By Micah Anderson Self Published Generic/Universal
Seven rooms filled with traps, magic, monsters, and treasure. Fight a Troll! Help a Halfling! Defeat an Undead Curse! For the Bastards. RPG system, although easily converted to any game.
This sixteen page adventure features seven rooms in a tomb as well as a page of hex encounters. It does have some decent descriptions in places but it suffers from its art house focus, simplistic interactivity, and treasure abstraction. It suffers, mostly, from not knowing what it wants to be.
Someone asked that I review this so I picked it up. Then the designer said my name three times while standing in front of a mirror and I said I was going to review it.[EDIT] Maybe it’s an ego thing? I would certainly understand that, mine being fragile enough. I may wallow in shit all day but it’s MY shit.
I say that this adventure doesn’t know what it wants to be. This gets to the core point of what an adventure is supposed to be: a tool for running a game at the table. Let us say I make a crowbar. It’s a beautiful crowbar. Perfect in every way. Except for the fact it’s made out of tinfoil. Useless as an actual crowbar but fine if you just want a coffee-table crowbar. Or, perhaps, if it brought me joy in making it? There’s certainly merit in that. But, then, I sell it as a crowbar, to be used as a crowbar. Now, lets change the material the crowbar is made out of but stillkeep it a damn sext coffee-table-worthy crowbar. Copper. Glass. Iron. Steel. Hardened railroad steel. There’s a spectrum here. At what point could we generally consider the crowbar useful to most people in most common situations?
There’s a large segment of the diy/osr/indie scene that likes to make beautiful things. That’s great. I don’t need an ugly crowbar in my life. But, it does have to actually be useful as a crowbar. Doesn’t it? Any none of this “but it’s useful to ME” stuff. It has to be useful to 80% of crowbar users. There’s really no difference between Paizo, DMSGuild and the DIY scene, they all are focusing on something other than the actual fucking adventure.
And that’s how you get sixteen pages for a seven room dungeon. You do wide margins. You do digest format. You use large font sizes. You fill it with art. You do an abstracted map with fun font. That’s all great, none of it is bad. But, at what point does your creation become performance art? Because performance art is not an adventure to be used at the table. It has its own merits, but not labeled as “adventure.” (A trap a lot of one page dungeons fall in to, especially the contest ones.)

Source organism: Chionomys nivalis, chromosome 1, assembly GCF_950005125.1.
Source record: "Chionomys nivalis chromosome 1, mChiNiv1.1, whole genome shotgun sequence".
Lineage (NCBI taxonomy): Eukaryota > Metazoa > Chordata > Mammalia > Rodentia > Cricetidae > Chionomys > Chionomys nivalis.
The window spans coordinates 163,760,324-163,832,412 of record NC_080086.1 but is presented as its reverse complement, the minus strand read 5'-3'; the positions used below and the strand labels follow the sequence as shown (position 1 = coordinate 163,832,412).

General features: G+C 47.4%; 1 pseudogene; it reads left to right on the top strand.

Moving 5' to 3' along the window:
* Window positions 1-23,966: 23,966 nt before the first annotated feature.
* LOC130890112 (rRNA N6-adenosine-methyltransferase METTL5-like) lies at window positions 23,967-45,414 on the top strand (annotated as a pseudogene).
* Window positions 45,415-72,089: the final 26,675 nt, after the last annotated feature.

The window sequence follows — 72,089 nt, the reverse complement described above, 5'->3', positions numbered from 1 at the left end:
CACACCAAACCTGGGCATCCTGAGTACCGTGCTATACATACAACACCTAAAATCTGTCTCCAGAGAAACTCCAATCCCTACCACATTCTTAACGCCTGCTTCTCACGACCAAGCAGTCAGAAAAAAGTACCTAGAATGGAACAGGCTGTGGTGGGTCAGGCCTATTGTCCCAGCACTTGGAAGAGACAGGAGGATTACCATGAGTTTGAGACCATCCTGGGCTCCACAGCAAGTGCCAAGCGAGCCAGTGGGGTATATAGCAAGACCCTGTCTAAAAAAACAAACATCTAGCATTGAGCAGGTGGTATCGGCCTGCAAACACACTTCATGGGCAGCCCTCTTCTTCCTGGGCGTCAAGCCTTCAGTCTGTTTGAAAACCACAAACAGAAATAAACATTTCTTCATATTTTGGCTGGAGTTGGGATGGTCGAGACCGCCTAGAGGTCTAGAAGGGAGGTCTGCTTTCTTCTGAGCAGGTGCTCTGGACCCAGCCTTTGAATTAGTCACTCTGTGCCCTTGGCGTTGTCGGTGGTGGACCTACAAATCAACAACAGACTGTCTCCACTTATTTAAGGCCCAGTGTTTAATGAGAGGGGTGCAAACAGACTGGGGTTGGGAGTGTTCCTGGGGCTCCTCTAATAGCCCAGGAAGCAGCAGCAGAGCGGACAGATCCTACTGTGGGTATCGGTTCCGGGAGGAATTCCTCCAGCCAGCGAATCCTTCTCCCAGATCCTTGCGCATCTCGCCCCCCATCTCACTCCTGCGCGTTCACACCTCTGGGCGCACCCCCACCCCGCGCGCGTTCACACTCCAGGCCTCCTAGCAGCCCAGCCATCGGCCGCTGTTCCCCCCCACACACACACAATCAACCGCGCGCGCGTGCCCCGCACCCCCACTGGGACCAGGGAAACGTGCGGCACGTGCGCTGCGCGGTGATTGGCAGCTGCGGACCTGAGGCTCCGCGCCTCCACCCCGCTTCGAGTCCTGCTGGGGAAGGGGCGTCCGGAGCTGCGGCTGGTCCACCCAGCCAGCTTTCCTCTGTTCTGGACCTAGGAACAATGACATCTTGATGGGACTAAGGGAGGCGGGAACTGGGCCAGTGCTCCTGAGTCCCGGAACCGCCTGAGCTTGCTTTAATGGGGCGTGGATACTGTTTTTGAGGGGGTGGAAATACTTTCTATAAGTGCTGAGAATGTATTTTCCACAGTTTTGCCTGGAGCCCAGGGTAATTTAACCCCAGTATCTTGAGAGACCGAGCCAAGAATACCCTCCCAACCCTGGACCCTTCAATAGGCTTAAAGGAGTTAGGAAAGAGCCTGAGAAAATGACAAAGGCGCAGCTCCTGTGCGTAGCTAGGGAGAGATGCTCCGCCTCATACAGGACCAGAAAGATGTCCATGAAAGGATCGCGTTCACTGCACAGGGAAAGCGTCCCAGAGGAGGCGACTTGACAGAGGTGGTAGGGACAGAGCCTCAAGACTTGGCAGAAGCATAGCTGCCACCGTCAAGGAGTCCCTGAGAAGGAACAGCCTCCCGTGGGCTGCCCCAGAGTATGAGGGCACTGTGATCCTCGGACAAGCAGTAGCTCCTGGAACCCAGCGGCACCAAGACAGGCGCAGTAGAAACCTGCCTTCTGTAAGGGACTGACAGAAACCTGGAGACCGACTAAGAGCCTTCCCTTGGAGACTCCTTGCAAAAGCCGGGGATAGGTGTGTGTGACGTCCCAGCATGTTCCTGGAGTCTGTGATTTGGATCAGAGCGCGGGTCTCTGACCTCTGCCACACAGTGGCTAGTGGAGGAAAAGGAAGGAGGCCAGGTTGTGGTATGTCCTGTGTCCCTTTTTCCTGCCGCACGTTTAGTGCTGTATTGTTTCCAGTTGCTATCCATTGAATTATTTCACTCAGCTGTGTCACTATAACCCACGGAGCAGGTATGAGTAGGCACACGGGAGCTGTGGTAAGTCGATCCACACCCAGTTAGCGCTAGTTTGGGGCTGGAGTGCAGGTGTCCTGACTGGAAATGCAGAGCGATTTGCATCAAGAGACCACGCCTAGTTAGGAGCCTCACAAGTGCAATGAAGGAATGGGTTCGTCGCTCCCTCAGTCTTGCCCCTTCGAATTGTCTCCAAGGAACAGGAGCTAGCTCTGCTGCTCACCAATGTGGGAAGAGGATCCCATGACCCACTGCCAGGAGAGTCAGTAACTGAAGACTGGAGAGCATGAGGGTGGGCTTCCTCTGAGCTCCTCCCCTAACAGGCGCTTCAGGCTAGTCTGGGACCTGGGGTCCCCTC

The map has a list of omens on it. “Cackling” , “Chitterring”, and so on. They just exist as window dressing, adding nothing at all to the adventure. There’s little there to riff on. Why not, instead of perfunctory dropping it, add more to it to make it come alive and help the DM? Why say “place a treasure here” instead of actually listing a treasure to engage your creativity? Or “he knows d3 spells”? Why not list them? Why not engage totally with the creative process?
Because when the creative process is engaged in then it is good. “Ten foot pit trap long ago sprung. Flimsy, rotten boards cover it. Corpse inside has dissolved into a grey jelly, will attempt to schlorp out and drag in interlopers feebly.” That’s great content! When I talk about specifics THATS what I’m talking about. Already sprung, boards over the pit, the ooze is an actual dead body. THATS good! It’s like the grells in Many Gates of the Gann. An extremely tall skeleton a mostly gilt free throne” Krom is the gift that keeps on giving. A lead coffer IN THE MUCK at the bottom of the pool releases a paralyzing MIASMA and contains a random treasure.
You can easily see the quality there. As well as bullshit like “a random treasure.”
But there’s not enough of that. That lead coffer interactivity is lacking. Sure, there’s decent fighting. And there’s decent talking to things (thank fucking god.) But the other interactivity is rather low. It’s more watching things happen than fucking around with lead cofferrs buried in muck releasing paralyzing miasmas. And the writing FORMAT could be more solid. “Conspicuous sword upright in front of skeleton, actually lead painted gold.” This is a short example, but note that an important feature, it’s GOLD is in the second clause. Conspicuous GOLDEN sword upright in front of skeleton, actually lead.” would avoid the cognitive load that putting the descriptor in the second clause. The sword can turn one metal to another … Cool! That’s a good treasure … the kind that is lacking in this adventure.
The final room is the one that is the worst, the treasure room. Beyond the abstracted treasure, the main description is “The chapel built in to the tomb.” That’s the extent of your description. Well, a small amount of loot piled up, let’s call it 1000gp on average. “Piled with hoarded treasure” is an image that is in opposition to “1000 gp.” But, there’s no chapel description at all, which is not cool.
And the hex encounters range from good to poor. A bandit camp UNDER A FALLEN TREE. That’s good. HOSTAGE SITUATION. Thats good. Maybe could use, literally, one or two words more, about the situation. That’s a very good encounter. But dense trees and spiderwebs? Or surly wizard under a stuffed alligator? Ruined fort with valuable eggs? There’s no potential energy in those, not in the way of the bandit camp. You need an energy. That’s what interactivity brings.
This is PWYW itch.io. Yeah, I don’t know how much it was before. $4 maybe? Or maybe free? I can’t remember. I’m gonna try and talk with the designer and see what’s up. Also, please put in a good preview of your adventure. WIthout a preview then the only way of know what we are potentially buying is to either buy it or buy in to the marketing, which is always puffery. The preview helps us make an informed buying decision. You can support that, right?